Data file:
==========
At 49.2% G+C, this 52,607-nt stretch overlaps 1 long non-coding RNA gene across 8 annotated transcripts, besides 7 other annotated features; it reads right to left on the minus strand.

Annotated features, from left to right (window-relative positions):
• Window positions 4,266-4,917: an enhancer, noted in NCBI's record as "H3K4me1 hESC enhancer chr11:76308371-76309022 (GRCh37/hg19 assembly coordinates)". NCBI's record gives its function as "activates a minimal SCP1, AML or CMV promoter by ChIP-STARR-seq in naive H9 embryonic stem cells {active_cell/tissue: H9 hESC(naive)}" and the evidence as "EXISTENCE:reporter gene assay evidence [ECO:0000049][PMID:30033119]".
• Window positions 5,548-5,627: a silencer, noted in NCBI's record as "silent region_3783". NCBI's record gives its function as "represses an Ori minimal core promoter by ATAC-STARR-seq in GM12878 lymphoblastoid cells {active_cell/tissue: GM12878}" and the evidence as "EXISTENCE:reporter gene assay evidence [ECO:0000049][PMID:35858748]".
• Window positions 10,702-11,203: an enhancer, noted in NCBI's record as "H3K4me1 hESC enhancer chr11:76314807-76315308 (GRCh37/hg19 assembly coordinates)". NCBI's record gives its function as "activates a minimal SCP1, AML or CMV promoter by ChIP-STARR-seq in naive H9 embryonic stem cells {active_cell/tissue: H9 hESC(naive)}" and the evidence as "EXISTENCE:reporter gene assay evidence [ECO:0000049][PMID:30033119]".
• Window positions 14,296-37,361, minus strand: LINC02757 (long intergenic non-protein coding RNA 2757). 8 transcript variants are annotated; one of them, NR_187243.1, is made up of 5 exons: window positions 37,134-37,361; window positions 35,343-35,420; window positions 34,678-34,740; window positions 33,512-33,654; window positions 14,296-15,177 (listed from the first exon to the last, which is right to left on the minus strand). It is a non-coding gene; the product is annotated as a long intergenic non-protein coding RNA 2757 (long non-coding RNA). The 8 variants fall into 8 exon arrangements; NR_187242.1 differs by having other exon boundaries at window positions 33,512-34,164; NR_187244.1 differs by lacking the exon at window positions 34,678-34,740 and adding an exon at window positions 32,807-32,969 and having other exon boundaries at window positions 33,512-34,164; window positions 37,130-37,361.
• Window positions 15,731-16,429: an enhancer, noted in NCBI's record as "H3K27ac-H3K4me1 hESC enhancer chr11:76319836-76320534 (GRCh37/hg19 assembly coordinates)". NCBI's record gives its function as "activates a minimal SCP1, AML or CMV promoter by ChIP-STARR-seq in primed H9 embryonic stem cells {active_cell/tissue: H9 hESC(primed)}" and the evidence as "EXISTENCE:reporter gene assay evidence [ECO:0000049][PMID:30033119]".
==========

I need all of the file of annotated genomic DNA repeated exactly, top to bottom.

At 49.2% G+C, this 52,607-nt stretch overlaps 1 long non-coding RNA gene across 8 annotated transcripts, besides 7 other annotated features; it reads right to left on the minus strand.

Annotated features, from left to right (window-relative positions):
• Window positions 4,266-4,917: an enhancer, noted in NCBI's record as "H3K4me1 hESC enhancer chr11:76308371-76309022 (GRCh37/hg19 assembly coordinates)". NCBI's record gives its function as "activates a minimal SCP1, AML or CMV promoter by ChIP-STARR-seq in naive H9 embryonic stem cells {active_cell/tissue: H9 hESC(naive)}" and the evidence as "EXISTENCE:reporter gene assay evidence [ECO:0000049][PMID:30033119]".
• Window positions 5,548-5,627: a silencer, noted in NCBI's record as "silent region_3783". NCBI's record gives its function as "represses an Ori minimal core promoter by ATAC-STARR-seq in GM12878 lymphoblastoid cells {active_cell/tissue: GM12878}" and the evidence as "EXISTENCE:reporter gene assay evidence [ECO:0000049][PMID:35858748]".
• Window positions 10,702-11,203: an enhancer, noted in NCBI's record as "H3K4me1 hESC enhancer chr11:76314807-76315308 (GRCh37/hg19 assembly coordinates)". NCBI's record gives its function as "activates a minimal SCP1, AML or CMV promoter by ChIP-STARR-seq in naive H9 embryonic stem cells {active_cell/tissue: H9 hESC(naive)}" and the evidence as "EXISTENCE:reporter gene assay evidence [ECO:0000049][PMID:30033119]".
• Window positions 14,296-37,361, minus strand: LINC02757 (long intergenic non-protein coding RNA 2757). 8 transcript variants are annotated; one of them, NR_187243.1, is made up of 5 exons: window positions 37,134-37,361; window positions 35,343-35,420; window positions 34,678-34,740; window positions 33,512-33,654; window positions 14,296-15,177 (listed from the first exon to the last, which is right to left on the minus strand). It is a non-coding gene; the product is annotated as a long intergenic non-protein coding RNA 2757 (long non-coding RNA). The 8 variants fall into 8 exon arrangements; NR_187242.1 differs by having other exon boundaries at window positions 33,512-34,164; NR_187244.1 differs by lacking the exon at window positions 34,678-34,740 and adding an exon at window positions 32,807-32,969 and having other exon boundaries at window positions 33,512-34,164; window positions 37,130-37,361.
• Window positions 15,731-16,429: an enhancer, noted in NCBI's record as "H3K27ac-H3K4me1 hESC enhancer chr11:76319836-76320534 (GRCh37/hg19 assembly coordinates)". NCBI's record gives its function as "activates a minimal SCP1, AML or CMV promoter by ChIP-STARR-seq in primed H9 embryonic stem cells {active_cell/tissue: H9 hESC(primed)}" and the evidence as "EXISTENCE:reporter gene assay evidence [ECO:0000049][PMID:30033119]".